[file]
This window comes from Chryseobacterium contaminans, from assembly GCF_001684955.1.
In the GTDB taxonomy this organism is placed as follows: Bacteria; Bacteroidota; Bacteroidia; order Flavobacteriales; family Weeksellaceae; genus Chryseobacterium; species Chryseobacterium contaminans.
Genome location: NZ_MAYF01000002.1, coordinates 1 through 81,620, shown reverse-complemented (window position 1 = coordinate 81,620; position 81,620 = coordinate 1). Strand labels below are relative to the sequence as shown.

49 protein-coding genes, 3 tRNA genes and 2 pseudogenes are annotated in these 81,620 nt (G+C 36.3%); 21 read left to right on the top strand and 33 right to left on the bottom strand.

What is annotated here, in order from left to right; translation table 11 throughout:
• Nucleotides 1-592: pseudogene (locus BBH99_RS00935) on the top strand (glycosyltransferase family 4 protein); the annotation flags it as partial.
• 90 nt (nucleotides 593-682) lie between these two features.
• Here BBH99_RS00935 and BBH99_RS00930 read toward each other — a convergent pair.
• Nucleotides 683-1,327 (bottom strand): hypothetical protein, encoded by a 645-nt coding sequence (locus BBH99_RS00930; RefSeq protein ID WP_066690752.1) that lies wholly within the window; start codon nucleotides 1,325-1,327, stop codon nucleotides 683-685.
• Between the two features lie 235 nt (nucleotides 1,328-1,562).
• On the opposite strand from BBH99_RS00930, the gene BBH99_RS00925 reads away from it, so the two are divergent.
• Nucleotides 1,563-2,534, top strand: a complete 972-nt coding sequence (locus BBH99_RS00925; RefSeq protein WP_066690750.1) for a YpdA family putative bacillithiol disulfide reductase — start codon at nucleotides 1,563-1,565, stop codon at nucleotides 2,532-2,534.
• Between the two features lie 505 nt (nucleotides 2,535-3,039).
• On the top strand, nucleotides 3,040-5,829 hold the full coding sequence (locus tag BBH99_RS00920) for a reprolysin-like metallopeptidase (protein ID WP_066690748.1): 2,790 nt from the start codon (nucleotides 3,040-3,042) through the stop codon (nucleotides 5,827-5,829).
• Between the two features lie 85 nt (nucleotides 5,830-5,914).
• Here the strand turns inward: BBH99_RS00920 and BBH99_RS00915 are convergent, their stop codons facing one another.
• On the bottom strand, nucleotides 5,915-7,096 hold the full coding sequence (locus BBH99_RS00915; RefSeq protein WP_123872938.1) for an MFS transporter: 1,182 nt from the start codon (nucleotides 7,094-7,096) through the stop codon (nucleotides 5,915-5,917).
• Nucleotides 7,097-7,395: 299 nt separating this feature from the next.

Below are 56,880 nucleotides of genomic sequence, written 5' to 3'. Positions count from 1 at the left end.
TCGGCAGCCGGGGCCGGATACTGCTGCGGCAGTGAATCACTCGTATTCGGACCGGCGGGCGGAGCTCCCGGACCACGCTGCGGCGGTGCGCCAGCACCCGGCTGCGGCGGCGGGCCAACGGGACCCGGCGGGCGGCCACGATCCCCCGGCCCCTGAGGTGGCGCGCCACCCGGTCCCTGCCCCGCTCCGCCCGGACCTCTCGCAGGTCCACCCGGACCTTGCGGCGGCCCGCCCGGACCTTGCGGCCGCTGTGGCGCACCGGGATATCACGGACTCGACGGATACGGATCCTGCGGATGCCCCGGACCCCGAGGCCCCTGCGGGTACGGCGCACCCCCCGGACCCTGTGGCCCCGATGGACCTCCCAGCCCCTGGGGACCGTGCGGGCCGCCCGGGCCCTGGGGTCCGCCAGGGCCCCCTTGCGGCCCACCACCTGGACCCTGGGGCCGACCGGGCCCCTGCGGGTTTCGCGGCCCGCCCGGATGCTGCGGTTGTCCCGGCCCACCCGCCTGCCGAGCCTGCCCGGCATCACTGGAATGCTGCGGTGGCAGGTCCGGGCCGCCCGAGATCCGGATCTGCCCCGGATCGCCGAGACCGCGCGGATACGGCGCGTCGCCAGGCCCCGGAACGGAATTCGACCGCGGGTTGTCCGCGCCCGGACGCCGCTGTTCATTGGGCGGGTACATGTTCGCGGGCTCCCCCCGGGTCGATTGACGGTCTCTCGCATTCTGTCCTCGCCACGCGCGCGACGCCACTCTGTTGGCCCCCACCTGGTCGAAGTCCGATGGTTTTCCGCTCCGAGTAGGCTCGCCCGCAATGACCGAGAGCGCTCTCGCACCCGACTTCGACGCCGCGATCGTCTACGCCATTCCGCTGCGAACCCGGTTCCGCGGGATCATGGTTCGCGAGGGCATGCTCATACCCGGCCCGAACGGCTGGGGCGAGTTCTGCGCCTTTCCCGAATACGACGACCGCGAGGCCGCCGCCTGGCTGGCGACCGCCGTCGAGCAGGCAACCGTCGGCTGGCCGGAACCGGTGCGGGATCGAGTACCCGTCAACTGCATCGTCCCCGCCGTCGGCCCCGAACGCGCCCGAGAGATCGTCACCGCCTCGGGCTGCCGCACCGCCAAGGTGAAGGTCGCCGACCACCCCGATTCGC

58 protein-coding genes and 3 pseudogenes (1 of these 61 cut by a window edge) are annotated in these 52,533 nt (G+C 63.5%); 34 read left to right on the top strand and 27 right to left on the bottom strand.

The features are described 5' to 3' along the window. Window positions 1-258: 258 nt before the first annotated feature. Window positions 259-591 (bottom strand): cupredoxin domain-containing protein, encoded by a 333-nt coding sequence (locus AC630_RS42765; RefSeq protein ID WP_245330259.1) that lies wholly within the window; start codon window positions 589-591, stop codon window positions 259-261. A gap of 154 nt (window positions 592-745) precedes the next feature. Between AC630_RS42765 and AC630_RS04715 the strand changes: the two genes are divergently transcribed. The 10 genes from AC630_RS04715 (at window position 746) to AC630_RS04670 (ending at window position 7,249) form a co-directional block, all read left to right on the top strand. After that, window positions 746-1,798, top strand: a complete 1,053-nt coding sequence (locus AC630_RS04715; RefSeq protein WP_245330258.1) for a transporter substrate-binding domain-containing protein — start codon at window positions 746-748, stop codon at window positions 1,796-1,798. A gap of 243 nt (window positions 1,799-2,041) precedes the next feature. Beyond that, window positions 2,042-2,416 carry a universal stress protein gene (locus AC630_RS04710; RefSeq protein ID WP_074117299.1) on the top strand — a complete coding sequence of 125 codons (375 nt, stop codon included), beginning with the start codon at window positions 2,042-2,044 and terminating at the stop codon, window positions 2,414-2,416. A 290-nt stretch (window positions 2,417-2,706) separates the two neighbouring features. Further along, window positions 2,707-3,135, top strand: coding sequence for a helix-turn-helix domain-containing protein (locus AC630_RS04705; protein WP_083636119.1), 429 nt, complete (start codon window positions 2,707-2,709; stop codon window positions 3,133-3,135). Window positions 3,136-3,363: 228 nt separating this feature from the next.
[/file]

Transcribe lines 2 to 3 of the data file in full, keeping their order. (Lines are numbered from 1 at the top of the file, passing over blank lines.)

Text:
In the GTDB taxonomy this organism is placed as follows: Bacteria; Bacteroidota; Bacteroidia; order Flavobacteriales; family Weeksellaceae; genus Chryseobacterium; species Chryseobacterium contaminans.
Genome location: NZ_MAYF01000002.1, coordinates 1 through 81,620, shown reverse-complemented (window position 1 = coordinate 81,620; position 81,620 = coordinate 1). Strand labels below are relative to the sequence as shown.